Anne Sebba

We should never take our daily bread for granted

In the seventh and final chapter of this small but lingeringly powerful book, the author reveals his motivation for writing it. His father, he explains, a Russian-born Yugoslav soldier, had been a prisoner of war of the Germans, part of a group consigned to do forced labour felling trees during the bitterly cold winter of

Hiding from the Gestapo in plain sight in Berlin

Of the many bleak moments that have lodged in my mind since reading this extraordinary book the most unshakeable is the image of the once dignified Otto Neumann, walking to his death in torrential rain, with black shoe polish running down his face and into his eyes. Thus was his fate sealed as the silver

A life in pieces

When the poet George Szirtes returned as an adult to Budapest, the city of his birth which he had left as a child with his family in 1956, he experienced what became an abiding fantasy. He imagined his mother going back to the family flat but, instead of sitting down in a chair, she carried

The man who kept re-inventing himself

When Romain Gary, a courageous and much decorated pilot in the RAF’s Free French squadron, was presented to the Queen Mother shortly after the second world war and asked about his background he apparently chose to remain silent. ‘Pour ne pas compliquer les choses,’ was his own version of the one-sided exchange. Gary, born Roman

Appointment in Sarajevo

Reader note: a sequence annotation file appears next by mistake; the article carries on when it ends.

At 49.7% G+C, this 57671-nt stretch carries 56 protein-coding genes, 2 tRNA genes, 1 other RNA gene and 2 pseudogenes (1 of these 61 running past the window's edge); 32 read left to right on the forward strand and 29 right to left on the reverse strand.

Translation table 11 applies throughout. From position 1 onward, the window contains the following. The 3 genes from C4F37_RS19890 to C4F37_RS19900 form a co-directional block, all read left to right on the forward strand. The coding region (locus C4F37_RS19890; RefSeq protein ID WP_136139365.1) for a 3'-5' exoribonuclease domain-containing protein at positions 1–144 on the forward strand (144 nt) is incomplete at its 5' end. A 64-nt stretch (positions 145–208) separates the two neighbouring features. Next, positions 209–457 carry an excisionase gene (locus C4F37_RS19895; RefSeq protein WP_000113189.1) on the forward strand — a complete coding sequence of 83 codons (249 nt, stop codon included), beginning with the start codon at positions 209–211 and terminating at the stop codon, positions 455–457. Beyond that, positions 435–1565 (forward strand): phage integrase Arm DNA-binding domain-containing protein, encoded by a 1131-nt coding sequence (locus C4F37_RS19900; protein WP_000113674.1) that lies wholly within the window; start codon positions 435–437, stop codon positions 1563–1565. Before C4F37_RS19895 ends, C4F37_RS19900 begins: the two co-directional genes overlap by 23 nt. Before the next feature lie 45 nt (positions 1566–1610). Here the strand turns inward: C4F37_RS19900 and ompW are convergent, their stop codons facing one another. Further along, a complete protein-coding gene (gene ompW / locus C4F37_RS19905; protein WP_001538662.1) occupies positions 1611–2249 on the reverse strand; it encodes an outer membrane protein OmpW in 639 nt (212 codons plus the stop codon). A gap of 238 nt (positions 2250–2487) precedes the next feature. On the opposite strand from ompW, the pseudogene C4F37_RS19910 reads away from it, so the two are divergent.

In July 2001, a few days after Slobodan Milosevic was flown to the War Crimes Tribunal in The Hague, Janine di Giovanni went to Sarajevo to see how it felt for those who had suffered so brutally from his rule. But she found no one celebrating. Some of the ‘big fish’ were getting caught, but

Go straight to Heaven

Tourists in downtown Calcutta (or Kolkata, as we all must now learn to say) cannot fail to be struck by a 50-foot mosaic of the city’s most famous immigrant, Mother Teresa. The Skopje-born nun is smiling benignly on the snarled-up traffic chaos that belches and honks beneath her. To one side of this giant piece

Kissing and telling with gusto

Harriette Wilson’s Memoirsintroduced by Lesley BlanchPhoenix, £9.99, pp. 471, ISBN 1842126326 What do a modern New York psychoanalyst and a Regency London courtesan have in common? Both offer escape, relaxation and individual attention; both are expensive. ‘In place of the alcove there is the analyst’s office. But basically the functions of both analyst and courtesan